By Matt Snyder
Johnny Damon, Rays. He set a record Thursday night, in case you didn't hear. A quite obscure one, but a record nevertheless. When Damon hit a two-run, walk-off home run in the bottom of the 10th inning, it was the fifth team for which he'd hit a walk-off homer -- the others being the Royals, Red Sox, Yankees and Tigers. According to Elias Sports Bureau, he's the first player in major-league history to do so. That speaks to both longevity and bouncing around. For the present, however, the concentration should be on the Rays' third straight victory.
Randy Wolf, Brewers. After starting the season 0-4, the Brewers are now 7-5. Thursday night, they owed a big portion of their victory to the man on the hill. Wolf allowed just three hits and two walks with zero earned runs and didn't allow a Pirates player past second base. He also struck out 10 men. Big outing for Wolf and the Brewers are really rolling now.
Hanley Ramirez, Marlins. He entered the game hitting .194 with a dreadful .553 OPS. The star shortstop has been badly outplayed by Rockies star Troy Tulowitzki to this point. Thursday, Ramirez showed signs of life. He got on base five times in five plate appearances, going 3-3 with two walks, a run and an RBI. This could be exactly the thing he needs to get going. With the Marlins being 7-5 now, basically without his bat, watch out.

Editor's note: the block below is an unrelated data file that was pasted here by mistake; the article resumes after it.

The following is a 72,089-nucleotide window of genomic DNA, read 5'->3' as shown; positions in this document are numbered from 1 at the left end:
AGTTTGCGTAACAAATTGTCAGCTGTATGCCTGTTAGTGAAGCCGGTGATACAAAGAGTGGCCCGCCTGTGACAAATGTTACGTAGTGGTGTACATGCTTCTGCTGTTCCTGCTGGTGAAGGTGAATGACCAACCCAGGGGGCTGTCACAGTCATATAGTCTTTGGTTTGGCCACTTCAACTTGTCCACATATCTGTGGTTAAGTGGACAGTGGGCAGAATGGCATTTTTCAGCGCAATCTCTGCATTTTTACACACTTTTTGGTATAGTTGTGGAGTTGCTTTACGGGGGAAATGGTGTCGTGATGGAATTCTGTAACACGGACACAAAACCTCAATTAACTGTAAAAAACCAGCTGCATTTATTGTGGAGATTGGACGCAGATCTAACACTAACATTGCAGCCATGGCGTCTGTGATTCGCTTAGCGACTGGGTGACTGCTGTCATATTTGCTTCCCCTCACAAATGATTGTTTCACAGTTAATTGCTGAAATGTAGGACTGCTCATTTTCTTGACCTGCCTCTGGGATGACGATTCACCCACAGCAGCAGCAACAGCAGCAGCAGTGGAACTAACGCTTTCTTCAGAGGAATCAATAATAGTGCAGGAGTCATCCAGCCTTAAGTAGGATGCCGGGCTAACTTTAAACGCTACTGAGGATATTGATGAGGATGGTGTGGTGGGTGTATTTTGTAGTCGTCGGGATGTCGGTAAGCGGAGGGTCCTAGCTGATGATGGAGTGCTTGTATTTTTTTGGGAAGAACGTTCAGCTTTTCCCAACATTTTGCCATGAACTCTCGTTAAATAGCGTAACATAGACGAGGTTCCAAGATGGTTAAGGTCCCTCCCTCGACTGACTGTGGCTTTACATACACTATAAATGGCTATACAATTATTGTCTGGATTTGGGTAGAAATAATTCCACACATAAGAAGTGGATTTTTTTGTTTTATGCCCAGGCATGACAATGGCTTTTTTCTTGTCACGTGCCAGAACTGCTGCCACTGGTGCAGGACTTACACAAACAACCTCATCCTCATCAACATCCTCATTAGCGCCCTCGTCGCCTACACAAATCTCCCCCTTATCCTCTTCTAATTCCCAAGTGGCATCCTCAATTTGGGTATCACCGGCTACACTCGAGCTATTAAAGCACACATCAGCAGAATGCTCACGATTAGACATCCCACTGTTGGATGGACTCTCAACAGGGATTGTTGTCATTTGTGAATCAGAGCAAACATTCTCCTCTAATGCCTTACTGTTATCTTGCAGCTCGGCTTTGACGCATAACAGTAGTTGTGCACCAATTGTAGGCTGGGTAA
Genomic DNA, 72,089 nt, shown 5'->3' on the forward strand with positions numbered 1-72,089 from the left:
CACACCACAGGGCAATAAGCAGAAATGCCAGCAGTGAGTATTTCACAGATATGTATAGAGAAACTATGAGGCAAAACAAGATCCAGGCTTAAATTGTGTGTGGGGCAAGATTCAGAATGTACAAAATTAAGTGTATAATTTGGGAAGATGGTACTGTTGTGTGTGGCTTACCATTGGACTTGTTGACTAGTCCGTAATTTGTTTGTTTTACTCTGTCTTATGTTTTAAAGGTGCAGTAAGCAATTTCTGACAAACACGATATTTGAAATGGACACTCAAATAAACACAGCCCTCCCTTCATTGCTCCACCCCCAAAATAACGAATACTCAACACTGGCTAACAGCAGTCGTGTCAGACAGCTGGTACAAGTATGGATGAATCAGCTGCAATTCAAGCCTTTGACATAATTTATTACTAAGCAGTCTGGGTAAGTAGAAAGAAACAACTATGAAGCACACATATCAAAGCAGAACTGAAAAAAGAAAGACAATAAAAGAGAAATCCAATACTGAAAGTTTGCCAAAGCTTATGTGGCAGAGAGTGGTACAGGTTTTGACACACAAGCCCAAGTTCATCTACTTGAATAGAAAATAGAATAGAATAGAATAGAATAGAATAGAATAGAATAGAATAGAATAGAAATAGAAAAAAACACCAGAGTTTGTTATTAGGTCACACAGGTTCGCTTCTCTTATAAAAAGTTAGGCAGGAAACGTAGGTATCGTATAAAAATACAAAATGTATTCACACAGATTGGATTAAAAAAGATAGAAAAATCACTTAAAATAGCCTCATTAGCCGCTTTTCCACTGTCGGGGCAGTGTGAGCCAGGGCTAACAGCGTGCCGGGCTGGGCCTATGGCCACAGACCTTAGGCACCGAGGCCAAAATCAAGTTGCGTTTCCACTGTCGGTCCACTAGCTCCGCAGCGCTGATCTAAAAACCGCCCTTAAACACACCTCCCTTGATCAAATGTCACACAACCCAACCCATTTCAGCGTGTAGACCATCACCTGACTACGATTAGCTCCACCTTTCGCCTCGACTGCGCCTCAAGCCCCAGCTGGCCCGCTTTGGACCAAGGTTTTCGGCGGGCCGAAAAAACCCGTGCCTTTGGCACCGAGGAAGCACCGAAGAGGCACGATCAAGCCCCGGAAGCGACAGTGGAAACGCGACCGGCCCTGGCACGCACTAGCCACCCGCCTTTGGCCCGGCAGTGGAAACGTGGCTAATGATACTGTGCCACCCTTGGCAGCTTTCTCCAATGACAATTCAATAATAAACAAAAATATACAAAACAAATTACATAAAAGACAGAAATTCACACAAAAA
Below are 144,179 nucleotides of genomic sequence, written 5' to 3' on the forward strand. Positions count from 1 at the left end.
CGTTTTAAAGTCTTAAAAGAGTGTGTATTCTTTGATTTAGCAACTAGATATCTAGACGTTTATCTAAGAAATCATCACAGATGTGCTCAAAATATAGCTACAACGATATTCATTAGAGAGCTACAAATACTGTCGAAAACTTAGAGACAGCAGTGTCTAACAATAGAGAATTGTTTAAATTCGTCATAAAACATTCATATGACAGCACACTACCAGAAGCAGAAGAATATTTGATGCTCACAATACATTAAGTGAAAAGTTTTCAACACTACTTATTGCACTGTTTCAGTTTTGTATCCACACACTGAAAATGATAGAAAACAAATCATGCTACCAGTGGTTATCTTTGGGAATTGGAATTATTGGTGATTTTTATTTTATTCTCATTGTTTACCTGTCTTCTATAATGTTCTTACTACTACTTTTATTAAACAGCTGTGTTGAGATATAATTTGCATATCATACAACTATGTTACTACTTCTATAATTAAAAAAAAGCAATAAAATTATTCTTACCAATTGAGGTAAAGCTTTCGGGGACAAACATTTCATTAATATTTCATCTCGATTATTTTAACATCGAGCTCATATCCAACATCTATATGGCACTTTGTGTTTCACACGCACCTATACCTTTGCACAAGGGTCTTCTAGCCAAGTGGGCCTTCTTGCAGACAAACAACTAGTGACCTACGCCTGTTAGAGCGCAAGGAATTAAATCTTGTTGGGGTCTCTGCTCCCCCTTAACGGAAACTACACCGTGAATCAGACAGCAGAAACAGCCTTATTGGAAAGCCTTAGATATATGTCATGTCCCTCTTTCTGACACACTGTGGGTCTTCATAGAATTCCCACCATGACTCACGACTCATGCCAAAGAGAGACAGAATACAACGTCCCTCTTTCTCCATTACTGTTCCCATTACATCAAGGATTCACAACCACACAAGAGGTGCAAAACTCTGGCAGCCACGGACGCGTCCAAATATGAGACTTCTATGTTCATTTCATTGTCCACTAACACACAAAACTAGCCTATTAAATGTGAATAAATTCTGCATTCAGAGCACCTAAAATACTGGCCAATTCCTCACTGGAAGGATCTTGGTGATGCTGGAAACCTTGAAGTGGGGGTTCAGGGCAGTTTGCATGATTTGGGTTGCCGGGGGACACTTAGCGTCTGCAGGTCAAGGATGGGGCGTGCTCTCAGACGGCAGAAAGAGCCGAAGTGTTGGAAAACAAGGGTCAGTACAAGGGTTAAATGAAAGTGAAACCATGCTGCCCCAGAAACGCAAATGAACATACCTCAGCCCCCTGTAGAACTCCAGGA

The Twins. Joe Mauer is going to the DL. Rays starter James Shields allowed 11 baserunners, but the Twins only scored twice. Twins starter Carl Pavano threw an absolute gem (eight innings, four hits, zero runs, seven strikeouts) and it was wasted by the bullpen. And it wasn't just two random members of the 'pen. It was Joe Nathan, who coughed up the lead in the ninth on a two-RBI Matt Joyce double, and Matt Capps -- who lost the game on Damon's aforementioned shot in the 10th.
Mariners offense. They were already starting with a strike against them. Adam Kennedy was hitting cleanup. Seriously, you can't make this stuff up. Then the Mariners go out and get handcuffed by Bruce Chen. In fairness to Chen, he had a 4.07 ERA and 1.38 WHIP last year, so he's not the worst pitcher in baseball or anything. It's just that he's still Bruce Chen and held Seattle to six hits, a walk and zero runs over eight innings. That shouldn't be happening to a major-league offense. Then again, Adam Kennedy should never be batting cleanup even in a minor-league offense.
Hiroki Kuroda, Dodgers. He got off to a stellar start to the season, but it came crashing down Thursday night as the Cardinals let loose against the right-hander. He was only able to get through five innings, allowing 10 hits and five earned runs as the Dodgers lost 9-5.
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3 up, 3 down for 4/14: Here's Johnny
Posted on: April 15, 2011 1:44 am